Online students who are located geographically near to the university are included in all university based teaching and learning and enrichment activities. Students who are located at a distance from the university are offered parallel activities and experiences through the university’s virtual learning platform and to engage with relevant facilities local to them.
Debate and group discussion support cognitive skills both in the classroom and through web-based discussion and seminar groups. Reflection and discussion are key to teaching for all students – for taught students this will be in the context of tutor-led sessions while for distance learning students reflection will be promoted by the reflective exercises incorporated into the web-based materials. For all students experiential learning promotes their growing ability to act as a reflective practitioner.
Teaching and learning strategies and methods also focus on workplace skills and professionalism. All students undertake and reflect on observations in the placement / workplace and all modules have a range of weekly tasks and reflective exercises to support increased knowledge and understanding. Observations, action research, work-related tasks and the use of development planning tools support the growth of practitioners’ professional competence. The development of transferable skills in presenting evidence, arguments and points of view to a range of audiences, through a range of media, including the use of ICT also supports learning.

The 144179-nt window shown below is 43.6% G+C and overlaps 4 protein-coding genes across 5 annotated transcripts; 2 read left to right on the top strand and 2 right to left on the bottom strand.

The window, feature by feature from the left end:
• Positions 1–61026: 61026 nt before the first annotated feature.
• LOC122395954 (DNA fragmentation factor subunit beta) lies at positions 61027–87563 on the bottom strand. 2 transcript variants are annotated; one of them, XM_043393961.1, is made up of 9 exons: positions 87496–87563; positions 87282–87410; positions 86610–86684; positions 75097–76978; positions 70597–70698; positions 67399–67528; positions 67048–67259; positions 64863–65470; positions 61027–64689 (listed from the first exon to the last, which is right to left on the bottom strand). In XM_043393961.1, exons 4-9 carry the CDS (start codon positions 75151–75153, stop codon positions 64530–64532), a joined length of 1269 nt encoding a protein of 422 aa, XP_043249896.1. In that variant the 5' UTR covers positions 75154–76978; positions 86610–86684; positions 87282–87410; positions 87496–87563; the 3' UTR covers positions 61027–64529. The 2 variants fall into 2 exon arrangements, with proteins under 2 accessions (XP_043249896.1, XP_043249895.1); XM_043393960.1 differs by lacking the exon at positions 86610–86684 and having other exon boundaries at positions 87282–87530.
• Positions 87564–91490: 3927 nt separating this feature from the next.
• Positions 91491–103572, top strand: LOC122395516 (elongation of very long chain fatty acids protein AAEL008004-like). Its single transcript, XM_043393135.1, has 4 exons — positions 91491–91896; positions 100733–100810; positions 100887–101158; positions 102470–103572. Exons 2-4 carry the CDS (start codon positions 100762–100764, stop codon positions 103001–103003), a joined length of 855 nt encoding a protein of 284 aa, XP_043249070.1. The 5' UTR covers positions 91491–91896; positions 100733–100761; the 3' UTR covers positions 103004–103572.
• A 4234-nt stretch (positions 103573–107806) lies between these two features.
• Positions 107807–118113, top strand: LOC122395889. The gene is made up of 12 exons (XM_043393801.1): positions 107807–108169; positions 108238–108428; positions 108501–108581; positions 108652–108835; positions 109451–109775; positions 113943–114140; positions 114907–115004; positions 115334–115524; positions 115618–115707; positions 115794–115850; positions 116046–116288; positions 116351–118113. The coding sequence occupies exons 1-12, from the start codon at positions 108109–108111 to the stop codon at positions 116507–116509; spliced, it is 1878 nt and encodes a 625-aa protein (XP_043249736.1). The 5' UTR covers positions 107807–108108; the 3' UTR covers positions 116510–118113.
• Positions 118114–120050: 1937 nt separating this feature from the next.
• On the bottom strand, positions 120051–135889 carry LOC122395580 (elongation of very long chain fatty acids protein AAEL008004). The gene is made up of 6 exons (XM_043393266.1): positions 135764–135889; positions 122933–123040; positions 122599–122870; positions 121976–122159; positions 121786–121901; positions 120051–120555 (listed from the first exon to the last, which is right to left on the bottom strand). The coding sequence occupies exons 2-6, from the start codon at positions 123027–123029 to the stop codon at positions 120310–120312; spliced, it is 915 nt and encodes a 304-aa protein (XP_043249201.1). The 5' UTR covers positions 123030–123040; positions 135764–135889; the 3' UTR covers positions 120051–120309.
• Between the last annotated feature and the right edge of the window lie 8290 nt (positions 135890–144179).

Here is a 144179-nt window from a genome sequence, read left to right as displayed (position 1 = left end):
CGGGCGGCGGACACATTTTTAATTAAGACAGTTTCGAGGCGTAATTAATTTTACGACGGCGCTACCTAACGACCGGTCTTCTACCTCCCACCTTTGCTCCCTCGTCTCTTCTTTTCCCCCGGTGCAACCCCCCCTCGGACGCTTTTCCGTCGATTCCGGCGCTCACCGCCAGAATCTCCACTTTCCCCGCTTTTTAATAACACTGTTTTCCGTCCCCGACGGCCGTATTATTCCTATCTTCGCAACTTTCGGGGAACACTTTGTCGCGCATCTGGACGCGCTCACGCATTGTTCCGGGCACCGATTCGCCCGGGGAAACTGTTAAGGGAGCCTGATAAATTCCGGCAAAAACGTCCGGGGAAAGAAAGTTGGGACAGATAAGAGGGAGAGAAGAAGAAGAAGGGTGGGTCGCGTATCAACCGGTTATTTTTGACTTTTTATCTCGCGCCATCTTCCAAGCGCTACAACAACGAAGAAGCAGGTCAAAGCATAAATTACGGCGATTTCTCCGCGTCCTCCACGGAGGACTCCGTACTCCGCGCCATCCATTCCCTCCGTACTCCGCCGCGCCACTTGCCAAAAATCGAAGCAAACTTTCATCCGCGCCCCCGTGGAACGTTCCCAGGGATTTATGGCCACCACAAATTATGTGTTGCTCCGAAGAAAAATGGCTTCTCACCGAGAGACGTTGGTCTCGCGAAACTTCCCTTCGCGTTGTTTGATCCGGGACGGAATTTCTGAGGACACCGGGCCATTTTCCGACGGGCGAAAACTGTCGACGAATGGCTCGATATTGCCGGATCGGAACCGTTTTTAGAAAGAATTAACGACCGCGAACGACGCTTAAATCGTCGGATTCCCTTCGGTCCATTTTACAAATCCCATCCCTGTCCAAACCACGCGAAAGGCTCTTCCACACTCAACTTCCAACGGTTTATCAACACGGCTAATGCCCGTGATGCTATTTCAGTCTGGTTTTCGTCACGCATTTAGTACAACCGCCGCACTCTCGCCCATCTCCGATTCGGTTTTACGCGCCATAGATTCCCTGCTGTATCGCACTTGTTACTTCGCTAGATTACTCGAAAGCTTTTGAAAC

1. Develop the professional competence of those who work with young children and their families, meeting local and national workforce development needs, thereby improving the quality of early childhood care and education across a range of services
2. Promote the academic study of children and early childhood in an ecological context and to enable students to develop insights and understandings relating to how children and childhood are understood from a range of academic and professional perspectives
3. Facilitate the development of early childhood specialists who are able to explain, reflect upon and critically assess their own practice; the legislative and historical framework in which they work and to take a well-informed part in current debates in the field, thereby acting as advocates in the field